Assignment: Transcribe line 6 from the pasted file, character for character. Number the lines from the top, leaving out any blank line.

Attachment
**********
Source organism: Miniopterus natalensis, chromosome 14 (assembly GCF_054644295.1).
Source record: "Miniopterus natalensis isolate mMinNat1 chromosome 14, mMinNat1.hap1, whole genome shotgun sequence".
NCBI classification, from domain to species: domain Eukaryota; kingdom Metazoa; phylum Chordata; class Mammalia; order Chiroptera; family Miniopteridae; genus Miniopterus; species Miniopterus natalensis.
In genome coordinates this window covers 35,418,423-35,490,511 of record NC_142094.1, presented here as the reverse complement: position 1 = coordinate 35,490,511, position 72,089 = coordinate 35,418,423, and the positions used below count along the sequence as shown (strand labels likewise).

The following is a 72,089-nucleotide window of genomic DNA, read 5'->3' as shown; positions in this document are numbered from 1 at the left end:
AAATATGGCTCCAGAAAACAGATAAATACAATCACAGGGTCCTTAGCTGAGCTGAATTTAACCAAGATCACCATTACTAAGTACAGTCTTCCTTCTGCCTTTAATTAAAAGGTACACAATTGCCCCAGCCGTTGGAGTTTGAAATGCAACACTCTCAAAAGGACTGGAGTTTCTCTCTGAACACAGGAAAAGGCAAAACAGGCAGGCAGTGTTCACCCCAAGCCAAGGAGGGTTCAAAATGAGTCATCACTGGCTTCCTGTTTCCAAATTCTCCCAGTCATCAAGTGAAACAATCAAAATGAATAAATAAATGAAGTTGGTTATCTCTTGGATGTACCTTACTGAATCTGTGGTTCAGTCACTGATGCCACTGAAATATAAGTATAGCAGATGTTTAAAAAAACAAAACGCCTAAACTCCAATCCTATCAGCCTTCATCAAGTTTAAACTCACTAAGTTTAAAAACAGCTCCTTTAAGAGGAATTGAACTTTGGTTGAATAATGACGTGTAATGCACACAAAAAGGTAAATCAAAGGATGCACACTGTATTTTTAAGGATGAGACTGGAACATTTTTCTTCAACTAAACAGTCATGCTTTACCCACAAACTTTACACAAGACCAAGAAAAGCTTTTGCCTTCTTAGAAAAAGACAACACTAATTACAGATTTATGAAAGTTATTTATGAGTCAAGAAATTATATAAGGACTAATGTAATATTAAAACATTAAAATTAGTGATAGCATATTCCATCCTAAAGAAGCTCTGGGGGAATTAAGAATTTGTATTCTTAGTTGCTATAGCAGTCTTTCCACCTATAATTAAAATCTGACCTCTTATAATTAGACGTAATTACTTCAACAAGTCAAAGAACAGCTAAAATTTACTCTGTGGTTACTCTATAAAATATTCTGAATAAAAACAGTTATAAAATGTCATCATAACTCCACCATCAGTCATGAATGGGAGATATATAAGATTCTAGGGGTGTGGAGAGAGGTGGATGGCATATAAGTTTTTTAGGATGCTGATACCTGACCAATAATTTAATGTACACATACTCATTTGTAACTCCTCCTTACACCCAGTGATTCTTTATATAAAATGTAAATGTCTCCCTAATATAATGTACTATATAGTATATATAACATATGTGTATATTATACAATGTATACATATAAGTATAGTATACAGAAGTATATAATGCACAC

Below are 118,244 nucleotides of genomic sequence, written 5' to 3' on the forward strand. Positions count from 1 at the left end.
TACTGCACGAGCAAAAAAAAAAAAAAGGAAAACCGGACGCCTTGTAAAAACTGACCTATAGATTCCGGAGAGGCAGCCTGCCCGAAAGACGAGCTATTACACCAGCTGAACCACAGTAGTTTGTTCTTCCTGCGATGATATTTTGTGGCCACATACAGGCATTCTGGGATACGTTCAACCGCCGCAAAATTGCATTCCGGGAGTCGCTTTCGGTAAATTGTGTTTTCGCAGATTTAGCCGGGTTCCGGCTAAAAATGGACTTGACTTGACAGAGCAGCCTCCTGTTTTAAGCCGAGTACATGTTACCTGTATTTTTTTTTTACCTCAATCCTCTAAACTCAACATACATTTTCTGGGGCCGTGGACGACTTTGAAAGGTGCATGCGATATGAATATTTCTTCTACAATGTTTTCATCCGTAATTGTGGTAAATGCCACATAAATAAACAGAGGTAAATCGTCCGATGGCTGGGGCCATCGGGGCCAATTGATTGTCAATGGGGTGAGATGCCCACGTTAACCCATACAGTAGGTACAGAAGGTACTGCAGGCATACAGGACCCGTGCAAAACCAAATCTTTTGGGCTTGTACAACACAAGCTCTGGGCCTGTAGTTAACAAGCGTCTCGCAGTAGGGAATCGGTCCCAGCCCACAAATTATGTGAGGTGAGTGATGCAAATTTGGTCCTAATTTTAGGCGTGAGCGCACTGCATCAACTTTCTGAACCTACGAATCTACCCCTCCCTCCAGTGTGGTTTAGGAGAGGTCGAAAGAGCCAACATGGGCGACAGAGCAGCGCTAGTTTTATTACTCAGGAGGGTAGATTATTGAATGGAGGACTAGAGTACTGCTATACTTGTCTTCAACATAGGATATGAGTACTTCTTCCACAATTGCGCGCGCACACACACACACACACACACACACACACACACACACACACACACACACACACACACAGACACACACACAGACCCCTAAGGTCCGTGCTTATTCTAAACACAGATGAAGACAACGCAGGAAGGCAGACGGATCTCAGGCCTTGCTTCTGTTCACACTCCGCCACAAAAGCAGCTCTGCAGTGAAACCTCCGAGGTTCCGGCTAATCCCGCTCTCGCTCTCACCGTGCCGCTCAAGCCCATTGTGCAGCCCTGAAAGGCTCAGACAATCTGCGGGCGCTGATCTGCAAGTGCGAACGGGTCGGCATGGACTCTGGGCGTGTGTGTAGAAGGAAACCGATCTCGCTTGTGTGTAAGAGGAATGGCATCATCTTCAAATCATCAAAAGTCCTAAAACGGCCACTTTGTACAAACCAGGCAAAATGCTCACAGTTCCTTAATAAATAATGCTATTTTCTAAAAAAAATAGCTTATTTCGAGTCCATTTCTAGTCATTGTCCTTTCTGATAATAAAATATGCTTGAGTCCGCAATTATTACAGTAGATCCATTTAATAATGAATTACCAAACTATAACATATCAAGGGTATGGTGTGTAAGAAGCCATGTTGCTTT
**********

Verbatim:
AAATATGGCTCCAGAAAACAGATAAATACAATCACAGGGTCCTTAGCTGAGCTGAATTTAACCAAGATCACCATTACTAAGTACAGTCTTCCTTCTGCCTTTAATTAAAAGGTACACAATTGCCCCAGCCGTTGGAGTTTGAAATGCAACACTCTCAAAAGGACTGGAGTTTCTCTCTGAACACAGGAAAAGGCAAAACAGGCAGGCAGTGTTCACCCCAAGCCAAGGAGGGTTCAAAATGAGTCATCACTGGCTTCCTGTTTCCAAATTCTCCCAGTCATCAAGTGAAACAATCAAAATGAATAAATAAATGAAGTTGGTTATCTCTTGGATGTACCTTACTGAATCTGTGGTTCAGTCACTGATGCCACTGAAATATAAGTATAGCAGATGTTTAAAAAAACAAAACGCCTAAACTCCAATCCTATCAGCCTTCATCAAGTTTAAACTCACTAAGTTTAAAAACAGCTCCTTTAAGAGGAATTGAACTTTGGTTGAATAATGACGTGTAATGCACACAAAAAGGTAAATCAAAGGATGCACACTGTATTTTTAAGGATGAGACTGGAACATTTTTCTTCAACTAAACAGTCATGCTTTACCCACAAACTTTACACAAGACCAAGAAAAGCTTTTGCCTTCTTAGAAAAAGACAACACTAATTACAGATTTATGAAAGTTATTTATGAGTCAAGAAATTATATAAGGACTAATGTAATATTAAAACATTAAAATTAGTGATAGCATATTCCATCCTAAAGAAGCTCTGGGGGAATTAAGAATTTGTATTCTTAGTTGCTATAGCAGTCTTTCCACCTATAATTAAAATCTGACCTCTTATAATTAGACGTAATTACTTCAACAAGTCAAAGAACAGCTAAAATTTACTCTGTGGTTACTCTATAAAATATTCTGAATAAAAACAGTTATAAAATGTCATCATAACTCCACCATCAGTCATGAATGGGAGATATATAAGATTCTAGGGGTGTGGAGAGAGGTGGATGGCATATAAGTTTTTTAGGATGCTGATACCTGACCAATAATTTAATGTACACATACTCATTTGTAACTCCTCCTTACACCCAGTGATTCTTTATATAAAATGTAAATGTCTCCCTAATATAATGTACTATATAGTATATATAACATATGTGTATATTATACAATGTATACATATAAGTATAGTATACAGAAGTATATAATGCACAC